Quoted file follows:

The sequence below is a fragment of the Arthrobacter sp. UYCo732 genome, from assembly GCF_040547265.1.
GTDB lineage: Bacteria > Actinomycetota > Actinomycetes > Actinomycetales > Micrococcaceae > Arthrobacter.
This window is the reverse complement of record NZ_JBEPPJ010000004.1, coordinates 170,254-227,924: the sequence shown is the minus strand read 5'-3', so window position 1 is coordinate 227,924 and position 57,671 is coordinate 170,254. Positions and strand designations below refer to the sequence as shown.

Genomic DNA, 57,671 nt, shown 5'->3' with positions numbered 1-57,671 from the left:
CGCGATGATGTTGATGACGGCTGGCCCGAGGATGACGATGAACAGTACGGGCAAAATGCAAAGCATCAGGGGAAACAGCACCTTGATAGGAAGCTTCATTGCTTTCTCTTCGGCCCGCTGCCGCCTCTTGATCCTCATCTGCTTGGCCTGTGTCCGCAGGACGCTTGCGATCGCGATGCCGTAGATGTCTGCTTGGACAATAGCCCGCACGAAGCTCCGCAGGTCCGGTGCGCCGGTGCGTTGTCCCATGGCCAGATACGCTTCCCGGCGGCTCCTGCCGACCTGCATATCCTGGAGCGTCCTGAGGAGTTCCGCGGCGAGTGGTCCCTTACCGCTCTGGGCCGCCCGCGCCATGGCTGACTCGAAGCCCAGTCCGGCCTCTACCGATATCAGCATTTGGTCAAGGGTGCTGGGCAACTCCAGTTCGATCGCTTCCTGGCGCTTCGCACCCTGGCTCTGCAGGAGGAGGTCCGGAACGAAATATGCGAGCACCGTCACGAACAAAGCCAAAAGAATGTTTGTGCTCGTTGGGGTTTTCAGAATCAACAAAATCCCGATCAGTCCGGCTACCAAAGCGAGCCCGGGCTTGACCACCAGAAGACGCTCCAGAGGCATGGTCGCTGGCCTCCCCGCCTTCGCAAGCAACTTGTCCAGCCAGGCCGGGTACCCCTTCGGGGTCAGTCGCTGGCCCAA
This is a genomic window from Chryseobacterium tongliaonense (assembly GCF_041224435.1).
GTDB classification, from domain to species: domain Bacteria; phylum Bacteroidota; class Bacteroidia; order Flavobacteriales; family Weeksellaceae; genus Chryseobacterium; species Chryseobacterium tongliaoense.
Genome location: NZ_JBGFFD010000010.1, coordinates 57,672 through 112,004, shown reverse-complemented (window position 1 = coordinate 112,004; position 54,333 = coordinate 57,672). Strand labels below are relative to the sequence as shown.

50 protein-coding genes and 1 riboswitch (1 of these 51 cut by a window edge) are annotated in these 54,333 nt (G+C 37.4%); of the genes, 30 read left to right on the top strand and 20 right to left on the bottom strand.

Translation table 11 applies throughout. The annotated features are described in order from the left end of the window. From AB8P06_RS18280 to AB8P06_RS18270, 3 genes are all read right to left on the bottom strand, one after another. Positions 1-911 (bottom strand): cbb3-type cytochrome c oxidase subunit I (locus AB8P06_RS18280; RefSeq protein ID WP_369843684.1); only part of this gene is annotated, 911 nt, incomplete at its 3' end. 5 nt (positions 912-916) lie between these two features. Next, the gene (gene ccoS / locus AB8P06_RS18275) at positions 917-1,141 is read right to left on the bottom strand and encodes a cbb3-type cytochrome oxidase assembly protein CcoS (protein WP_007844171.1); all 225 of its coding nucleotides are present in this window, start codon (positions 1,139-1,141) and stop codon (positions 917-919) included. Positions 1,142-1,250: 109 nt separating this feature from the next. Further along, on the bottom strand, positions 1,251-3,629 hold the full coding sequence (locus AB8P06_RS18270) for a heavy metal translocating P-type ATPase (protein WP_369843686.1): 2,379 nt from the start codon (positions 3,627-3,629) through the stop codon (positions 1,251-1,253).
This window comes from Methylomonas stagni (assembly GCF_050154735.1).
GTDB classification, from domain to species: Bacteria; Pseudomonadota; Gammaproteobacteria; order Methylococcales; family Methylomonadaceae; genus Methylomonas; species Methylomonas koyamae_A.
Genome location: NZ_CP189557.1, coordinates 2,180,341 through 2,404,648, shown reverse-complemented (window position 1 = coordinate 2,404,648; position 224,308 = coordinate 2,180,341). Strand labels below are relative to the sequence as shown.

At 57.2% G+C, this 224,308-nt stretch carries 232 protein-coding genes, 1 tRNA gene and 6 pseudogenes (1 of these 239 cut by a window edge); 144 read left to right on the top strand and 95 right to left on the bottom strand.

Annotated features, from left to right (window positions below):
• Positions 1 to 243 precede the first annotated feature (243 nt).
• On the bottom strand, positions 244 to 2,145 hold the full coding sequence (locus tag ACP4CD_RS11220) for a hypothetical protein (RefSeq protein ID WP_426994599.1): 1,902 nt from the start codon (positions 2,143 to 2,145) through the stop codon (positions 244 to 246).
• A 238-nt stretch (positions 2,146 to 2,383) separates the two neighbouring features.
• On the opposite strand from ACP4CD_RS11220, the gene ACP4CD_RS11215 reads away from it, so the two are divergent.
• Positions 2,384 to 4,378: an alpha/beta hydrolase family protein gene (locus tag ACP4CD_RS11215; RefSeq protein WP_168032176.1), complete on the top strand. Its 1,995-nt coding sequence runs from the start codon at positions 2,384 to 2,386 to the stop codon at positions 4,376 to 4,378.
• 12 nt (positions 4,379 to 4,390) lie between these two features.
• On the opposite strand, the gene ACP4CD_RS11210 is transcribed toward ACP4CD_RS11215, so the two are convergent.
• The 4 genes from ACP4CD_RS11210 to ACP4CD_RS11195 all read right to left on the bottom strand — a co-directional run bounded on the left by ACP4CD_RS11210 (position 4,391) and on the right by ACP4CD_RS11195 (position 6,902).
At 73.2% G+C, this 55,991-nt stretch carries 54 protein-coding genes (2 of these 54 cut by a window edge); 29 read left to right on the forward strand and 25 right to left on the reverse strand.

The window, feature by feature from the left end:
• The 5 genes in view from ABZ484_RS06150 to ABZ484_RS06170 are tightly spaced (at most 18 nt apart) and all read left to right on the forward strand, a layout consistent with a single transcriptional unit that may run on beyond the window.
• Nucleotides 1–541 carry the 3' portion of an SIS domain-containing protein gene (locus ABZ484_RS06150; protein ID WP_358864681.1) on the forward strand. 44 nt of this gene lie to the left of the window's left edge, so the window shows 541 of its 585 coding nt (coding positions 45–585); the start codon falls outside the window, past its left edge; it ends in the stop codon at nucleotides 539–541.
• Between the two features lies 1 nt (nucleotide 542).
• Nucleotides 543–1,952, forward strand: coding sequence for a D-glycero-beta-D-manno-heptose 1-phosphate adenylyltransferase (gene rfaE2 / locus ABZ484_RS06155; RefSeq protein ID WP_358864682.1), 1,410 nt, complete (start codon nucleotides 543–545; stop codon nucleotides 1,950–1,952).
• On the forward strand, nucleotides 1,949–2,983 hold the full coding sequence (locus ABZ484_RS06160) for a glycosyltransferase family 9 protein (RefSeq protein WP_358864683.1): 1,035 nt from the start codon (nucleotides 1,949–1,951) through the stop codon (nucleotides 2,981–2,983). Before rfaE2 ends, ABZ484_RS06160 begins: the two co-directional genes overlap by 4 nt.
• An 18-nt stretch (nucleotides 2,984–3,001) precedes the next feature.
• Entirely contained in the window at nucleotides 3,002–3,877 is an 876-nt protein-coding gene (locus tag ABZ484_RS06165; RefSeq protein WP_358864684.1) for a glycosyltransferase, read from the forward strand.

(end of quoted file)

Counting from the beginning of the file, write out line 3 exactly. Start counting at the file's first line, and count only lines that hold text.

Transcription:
This window is the reverse complement of record NZ_JBEPPJ010000004.1, coordinates 170,254-227,924: the sequence shown is the minus strand read 5'-3', so window position 1 is coordinate 227,924 and position 57,671 is coordinate 170,254. Positions and strand designations below refer to the sequence as shown.